Monday, April 21, 2014
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Aclaremos la austeridad

MILÁN.- Recientemente he tenido el privilegio de ser orador en la principal conferencia anual del Consejo Económico Alemán, la sección económica y de negocios de la Unión Demócrata Cristiana, el partido gobernante. La canciller Angela Merkel y el Ministro de Finanzas Wolfgang Schäuble también estaban entre los oradores. Fue un evento interesante –y, algo más importante aún, esperanzador.

Pareció claro que Alemania (o al menos este gran conjunto formado por gobernantes, empresas y líderes sindicales) sigue comprometida con el euro y una mayor integración europea, y reconoce que para superar la actual crisis en la región, los costos deberán distribuirse al nivel europeo. Las reformas en Italia y España se perciben correctamente como fundamentales, y parece haber una profunda comprensión (basada en la propia experiencia alemana en la década y media posterior a la reunificación) del largo tiempo necesario para restaurar la competitividad, el empleo y el crecimiento.

Las opciones de Grecia no son buenas, pero se debe controlar el grave riesgo de contagio para evitar el descarrilamiento de las reformas fiscales y orientadas al crecimiento en Italia y España. Ante el elevado riesgo sistémico, el capital privado está abandonando los bancos y los mercados de deuda soberana, elevando los costos de endeudamiento de los gobiernos y reduciendo la capitalización de los bancos. Esto, a su vez, amenaza el funcionamiento del sistema financiero y la eficacia de los programas de reforma.

Por lo tanto, las instituciones centrales de la Unión Europea, junto con el Fondo Monetario Internacional, tienen un papel importante que desempeñar en la estabilización y la transición al crecimiento sostenible. Sus esfuerzos son necesarios para eliminar la brecha generada por el éxodo de capital privado, permitiendo así que se completen los programas de reforma y comiencen a surtir efecto. El rol del FMI refleja la enormidad de lo que está en juego para el resto del mundo –tanto los países desarrollados como aquellos en desarrollo– con la recuperación europea: es una inversión de alto rendimiento.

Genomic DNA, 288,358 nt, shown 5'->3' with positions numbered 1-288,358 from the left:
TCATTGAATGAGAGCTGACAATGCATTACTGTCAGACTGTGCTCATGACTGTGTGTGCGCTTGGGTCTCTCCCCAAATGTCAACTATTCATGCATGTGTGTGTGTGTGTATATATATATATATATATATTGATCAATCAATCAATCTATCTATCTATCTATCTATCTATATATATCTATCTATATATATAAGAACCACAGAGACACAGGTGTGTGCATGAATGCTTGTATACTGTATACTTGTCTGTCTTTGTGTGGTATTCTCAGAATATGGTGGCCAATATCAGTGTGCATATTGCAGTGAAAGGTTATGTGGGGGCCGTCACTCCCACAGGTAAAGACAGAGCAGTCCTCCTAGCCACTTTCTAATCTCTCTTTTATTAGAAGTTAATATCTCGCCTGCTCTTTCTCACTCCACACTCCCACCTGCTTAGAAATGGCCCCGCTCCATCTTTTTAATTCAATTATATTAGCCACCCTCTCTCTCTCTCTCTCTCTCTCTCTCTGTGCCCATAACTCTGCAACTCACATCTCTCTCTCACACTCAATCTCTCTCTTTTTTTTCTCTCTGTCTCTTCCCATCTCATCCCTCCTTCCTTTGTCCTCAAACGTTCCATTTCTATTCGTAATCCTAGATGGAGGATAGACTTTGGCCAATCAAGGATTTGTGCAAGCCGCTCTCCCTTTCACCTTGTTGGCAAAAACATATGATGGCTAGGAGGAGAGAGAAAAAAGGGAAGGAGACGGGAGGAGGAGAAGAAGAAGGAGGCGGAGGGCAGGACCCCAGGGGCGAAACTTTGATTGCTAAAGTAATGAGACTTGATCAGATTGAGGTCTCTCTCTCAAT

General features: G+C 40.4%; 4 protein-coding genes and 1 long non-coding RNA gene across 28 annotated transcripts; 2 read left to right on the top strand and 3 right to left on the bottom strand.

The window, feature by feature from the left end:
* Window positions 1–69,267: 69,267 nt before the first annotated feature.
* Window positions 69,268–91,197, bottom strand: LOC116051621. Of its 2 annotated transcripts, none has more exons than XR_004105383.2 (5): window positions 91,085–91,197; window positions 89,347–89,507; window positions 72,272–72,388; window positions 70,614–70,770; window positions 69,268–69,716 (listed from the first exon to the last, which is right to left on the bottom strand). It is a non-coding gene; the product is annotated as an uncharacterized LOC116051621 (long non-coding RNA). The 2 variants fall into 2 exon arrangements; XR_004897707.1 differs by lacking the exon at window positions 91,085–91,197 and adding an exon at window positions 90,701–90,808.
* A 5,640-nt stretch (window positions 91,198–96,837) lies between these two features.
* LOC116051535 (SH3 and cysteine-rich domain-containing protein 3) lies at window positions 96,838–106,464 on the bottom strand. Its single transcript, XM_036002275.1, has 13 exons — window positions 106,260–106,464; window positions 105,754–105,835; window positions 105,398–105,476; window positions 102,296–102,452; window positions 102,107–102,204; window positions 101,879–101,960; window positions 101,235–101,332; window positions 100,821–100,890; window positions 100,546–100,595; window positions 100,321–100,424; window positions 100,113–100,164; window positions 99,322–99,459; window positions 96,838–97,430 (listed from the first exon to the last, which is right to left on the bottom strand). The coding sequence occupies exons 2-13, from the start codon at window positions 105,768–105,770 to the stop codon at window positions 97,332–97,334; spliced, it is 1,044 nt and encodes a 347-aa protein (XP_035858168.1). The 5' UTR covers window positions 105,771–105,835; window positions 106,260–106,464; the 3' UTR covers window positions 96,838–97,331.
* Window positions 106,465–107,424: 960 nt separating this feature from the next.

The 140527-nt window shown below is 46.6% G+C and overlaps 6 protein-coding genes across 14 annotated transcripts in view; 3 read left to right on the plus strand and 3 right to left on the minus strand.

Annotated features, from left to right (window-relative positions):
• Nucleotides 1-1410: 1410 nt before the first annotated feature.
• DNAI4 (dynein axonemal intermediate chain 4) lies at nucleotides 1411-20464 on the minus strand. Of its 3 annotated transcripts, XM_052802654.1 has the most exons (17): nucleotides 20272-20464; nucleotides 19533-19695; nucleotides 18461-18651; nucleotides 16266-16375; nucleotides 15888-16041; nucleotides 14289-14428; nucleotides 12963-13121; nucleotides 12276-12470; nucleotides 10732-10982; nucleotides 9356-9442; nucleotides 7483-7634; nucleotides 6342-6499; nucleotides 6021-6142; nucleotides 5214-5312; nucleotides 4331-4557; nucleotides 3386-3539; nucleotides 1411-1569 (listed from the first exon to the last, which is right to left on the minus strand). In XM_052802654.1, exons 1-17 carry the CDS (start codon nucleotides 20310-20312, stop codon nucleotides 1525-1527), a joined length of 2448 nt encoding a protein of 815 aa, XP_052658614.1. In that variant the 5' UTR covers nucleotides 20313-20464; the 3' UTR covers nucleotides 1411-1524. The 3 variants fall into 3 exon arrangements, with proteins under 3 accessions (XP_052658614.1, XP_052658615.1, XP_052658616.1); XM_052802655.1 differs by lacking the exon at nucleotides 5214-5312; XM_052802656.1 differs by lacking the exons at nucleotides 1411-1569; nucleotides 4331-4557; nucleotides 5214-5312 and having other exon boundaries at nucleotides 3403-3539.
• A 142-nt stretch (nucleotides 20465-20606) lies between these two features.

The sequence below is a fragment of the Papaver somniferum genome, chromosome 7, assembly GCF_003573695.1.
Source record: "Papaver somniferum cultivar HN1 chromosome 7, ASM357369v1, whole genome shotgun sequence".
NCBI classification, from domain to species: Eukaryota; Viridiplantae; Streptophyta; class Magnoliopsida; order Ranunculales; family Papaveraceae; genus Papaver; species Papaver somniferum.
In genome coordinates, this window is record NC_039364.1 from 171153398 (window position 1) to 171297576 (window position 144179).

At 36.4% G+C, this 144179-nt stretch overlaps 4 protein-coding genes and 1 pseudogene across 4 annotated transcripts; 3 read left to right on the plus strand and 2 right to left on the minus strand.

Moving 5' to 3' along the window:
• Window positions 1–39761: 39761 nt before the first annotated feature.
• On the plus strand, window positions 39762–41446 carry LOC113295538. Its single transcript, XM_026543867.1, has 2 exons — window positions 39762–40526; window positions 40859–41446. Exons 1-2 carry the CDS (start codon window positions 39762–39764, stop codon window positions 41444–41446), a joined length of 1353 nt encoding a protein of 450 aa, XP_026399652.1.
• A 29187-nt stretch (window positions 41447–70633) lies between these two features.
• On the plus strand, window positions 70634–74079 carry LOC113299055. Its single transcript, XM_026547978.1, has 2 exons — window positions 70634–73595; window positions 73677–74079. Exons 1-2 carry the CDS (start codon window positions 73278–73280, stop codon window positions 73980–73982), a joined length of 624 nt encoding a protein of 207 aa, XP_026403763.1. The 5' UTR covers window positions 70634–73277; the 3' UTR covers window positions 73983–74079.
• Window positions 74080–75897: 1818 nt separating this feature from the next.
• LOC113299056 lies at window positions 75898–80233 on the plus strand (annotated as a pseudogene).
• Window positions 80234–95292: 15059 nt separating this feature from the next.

Me parece que los políticos y líderes empresariales alemanes entienden bien todo esto. Por otra parte, este tipo de apoyo es, y debe ser, condicional al grado de implementación de las reformas en Italia y España, la tercera y cuarta mayores economías de la zona del euro, respectivamente. La liberalización de los mercados de trabajo para aumentar la competitividad y el crecimiento es fundamental –y aún debe ser implementada.

Ganar tiempo para que la reforma funcione exige la socialización del riesgo de corto plazo. No hay otra forma de mantener el rendimiento de los bonos bajo control y los bancos en funcionamiento, y no hay garantías absolutas sobre la aprobación de los programas de reforma necesarios para lograr los objetivos.

Los eurobonos, viables en un plazo mayor, resultan entonces prematuros, porque implican un relajamiento de la condicionalidad, debilitando así los incentivos a la implementación de las reformas. Pero si todo funciona, compartir el riesgo ahora no resultará caro en el largo plazo. Incluso puede generar rendimientos positivos.

¿Qué hay entonces del tan discutido conflicto entre austeridad y crecimiento? Creo que se basa en un problema de comprensión bastante importante. Para los alemanes, la austeridad, que toma la forma restricciones sostenidas sobre los salarios e ingresos, fue una parte importante de las reformas orientadas al crecimiento que completó su país en 2006. Se dedicó mucho tiempo y esfuerzo a garantizar que el considerable costo de recuperar la flexibilidad, productividad y competitividad fuese equitativamente distribuido entre la población.